For emergency help in a storm or flood call the NSW SES on 132 500. Dial 000 (triple zero) in life-threatening situations.

More StormSafe tips are available at: www.stormsafe.com.au

New South Wales | SES advises residents to prepare for heavy rain expected in Eastern NSW

After a week of severe storms in many areas of New South Wales, notably a new record of seven consecutive storms in Sydney, the weather is set to change again.

According to the Bureau of Meteorology a broad low pressure trough over northern New South Wales is expected to deepen during the second half of the week in response to an approaching upper-level system, then shift gradually northwards. Many eastern and northern districts are likely to see a resurgence of unsettled weather notably heavy rain and storms. For the latest forecast see: http://www.bom.gov.au/nsw/forecasts/state.shtml

Rain, possibly heavy, will affect coastal NSW on Thursday as well as the Northern Tablelands and North West Slopes. On Friday the northern coastal areas and Northern Tablelands and North West Slopes will be affected. The BoM has forecast windy conditions in some coastal areas including Sydney (for Thursday).

This heavy rain may lead to local flooding and in country areas could make causeways dangerous. The NSW SES is asking people in affected areas to prepare now for the possible heavy rain by cleaning gutters and downpipes. Should a Flood Watch be issues, lift pumps and relocate livestock and equipment to higher ground. Do not drive through flooded causeways and stay out of flooded streams and rivers as water can be deeper and faster flowing than it looks and contain hidden snags and debris.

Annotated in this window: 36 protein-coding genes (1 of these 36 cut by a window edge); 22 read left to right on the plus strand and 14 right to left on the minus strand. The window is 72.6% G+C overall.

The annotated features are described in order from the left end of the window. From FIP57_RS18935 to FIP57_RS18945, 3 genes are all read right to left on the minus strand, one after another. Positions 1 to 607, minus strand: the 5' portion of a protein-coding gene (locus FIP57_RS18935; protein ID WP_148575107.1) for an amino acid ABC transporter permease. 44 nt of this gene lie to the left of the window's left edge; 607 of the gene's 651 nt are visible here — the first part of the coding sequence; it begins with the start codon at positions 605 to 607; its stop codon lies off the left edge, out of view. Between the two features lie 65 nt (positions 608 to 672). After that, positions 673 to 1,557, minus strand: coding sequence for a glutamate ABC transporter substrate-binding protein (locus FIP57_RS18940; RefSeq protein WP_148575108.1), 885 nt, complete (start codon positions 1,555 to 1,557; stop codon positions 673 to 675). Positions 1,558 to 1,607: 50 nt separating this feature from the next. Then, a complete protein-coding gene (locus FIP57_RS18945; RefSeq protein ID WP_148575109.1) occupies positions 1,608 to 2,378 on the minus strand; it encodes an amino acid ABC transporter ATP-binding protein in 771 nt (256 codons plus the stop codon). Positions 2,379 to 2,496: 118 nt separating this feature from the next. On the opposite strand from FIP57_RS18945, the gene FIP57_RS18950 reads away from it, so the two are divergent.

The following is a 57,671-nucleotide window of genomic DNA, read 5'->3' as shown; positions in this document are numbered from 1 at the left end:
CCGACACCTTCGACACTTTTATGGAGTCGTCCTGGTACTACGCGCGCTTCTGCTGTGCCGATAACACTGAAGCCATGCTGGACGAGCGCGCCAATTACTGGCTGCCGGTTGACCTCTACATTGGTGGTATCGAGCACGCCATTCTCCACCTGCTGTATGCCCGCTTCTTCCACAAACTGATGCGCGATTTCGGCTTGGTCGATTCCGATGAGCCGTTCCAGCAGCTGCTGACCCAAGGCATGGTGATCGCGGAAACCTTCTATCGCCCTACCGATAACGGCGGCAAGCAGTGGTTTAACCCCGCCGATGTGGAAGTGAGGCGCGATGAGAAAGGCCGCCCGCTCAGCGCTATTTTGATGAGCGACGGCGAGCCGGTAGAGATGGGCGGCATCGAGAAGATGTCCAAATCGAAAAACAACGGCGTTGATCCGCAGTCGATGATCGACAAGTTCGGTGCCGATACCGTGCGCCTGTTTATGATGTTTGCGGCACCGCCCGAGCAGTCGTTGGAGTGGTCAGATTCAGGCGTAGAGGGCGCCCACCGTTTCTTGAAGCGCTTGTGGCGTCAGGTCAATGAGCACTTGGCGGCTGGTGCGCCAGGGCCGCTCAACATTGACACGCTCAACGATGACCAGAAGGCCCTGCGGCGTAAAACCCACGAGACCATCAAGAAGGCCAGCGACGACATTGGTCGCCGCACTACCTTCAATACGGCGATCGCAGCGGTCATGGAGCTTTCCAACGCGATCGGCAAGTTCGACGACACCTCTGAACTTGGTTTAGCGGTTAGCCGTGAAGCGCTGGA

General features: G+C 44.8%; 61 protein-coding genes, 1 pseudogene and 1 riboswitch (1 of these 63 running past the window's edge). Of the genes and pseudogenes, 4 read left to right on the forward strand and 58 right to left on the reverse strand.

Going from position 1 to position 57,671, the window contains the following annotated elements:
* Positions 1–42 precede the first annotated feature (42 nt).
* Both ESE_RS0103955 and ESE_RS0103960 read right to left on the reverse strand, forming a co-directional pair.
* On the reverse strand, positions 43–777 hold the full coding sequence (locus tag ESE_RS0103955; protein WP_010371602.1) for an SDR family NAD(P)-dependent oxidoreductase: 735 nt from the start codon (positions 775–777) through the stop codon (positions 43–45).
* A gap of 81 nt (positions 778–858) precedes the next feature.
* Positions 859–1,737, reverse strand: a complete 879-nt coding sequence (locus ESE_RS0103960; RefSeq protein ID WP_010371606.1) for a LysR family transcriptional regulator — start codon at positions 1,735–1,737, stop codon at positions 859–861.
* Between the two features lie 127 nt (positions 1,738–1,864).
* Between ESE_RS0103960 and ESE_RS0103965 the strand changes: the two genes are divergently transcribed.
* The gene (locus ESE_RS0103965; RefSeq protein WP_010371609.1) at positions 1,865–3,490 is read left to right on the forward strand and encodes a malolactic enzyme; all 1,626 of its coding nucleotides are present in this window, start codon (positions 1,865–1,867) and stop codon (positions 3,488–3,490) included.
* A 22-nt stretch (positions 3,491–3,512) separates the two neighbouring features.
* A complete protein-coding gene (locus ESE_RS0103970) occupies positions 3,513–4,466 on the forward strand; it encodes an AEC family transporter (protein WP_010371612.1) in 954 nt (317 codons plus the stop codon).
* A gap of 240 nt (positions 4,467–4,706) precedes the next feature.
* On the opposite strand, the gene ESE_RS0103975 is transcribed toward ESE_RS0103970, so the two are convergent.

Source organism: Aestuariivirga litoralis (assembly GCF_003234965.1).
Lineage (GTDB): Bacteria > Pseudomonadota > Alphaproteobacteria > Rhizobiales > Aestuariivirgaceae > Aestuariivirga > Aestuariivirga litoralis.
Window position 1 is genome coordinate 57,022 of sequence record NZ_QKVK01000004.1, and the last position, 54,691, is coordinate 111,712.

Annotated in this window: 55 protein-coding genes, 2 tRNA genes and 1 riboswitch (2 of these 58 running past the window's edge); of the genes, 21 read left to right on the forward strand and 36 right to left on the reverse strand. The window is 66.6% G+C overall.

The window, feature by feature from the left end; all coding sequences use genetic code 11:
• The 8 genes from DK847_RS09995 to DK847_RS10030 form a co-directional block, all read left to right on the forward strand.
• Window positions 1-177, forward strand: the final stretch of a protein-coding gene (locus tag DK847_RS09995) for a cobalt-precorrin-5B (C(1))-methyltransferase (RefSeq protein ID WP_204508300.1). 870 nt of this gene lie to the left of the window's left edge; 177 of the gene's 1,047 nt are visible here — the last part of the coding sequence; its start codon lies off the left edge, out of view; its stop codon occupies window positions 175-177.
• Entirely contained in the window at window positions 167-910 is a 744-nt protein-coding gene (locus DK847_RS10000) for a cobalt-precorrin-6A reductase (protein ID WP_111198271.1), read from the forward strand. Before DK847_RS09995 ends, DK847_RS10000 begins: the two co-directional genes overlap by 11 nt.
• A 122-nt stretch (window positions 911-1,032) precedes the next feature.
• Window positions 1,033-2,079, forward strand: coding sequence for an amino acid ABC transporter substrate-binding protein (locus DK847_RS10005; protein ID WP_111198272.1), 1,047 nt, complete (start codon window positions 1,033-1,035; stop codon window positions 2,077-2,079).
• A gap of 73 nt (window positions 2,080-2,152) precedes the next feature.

If you need more information on preparing for possible flooding, go to www.floodsafe.com.au

If you need emergency assistance in floods or storms, call 132 500 or 000 if it is a life-threatening emergency.

New South Wales | NSW Ambulance celebrates annual graduation and recognizes courage

Nearly 260 NSW Ambulance paramedics officially graduated on Friday 5 December 2014, after becoming certified to practice across NSW, at the annual NSW Ambulance Graduation ceremony held at the Playhouse Theatre in the Sydney Opera House.

Those who also graduated included paramedics who gained specialty intensive and extended care skills, those who completed special operations, rescue or helicopter paramedic training, those who became  control centre operators and assistants, patient transport officers, and NSW Ambulance managers who completed the Ambulance Management Qualification.

Commissioner Ray Creen, Chief Executive NSW Ambulance, said the annual Graduation is always a proud day for our Organisation, which employs more than 4500 people – 90 per cent of whom work in frontline services.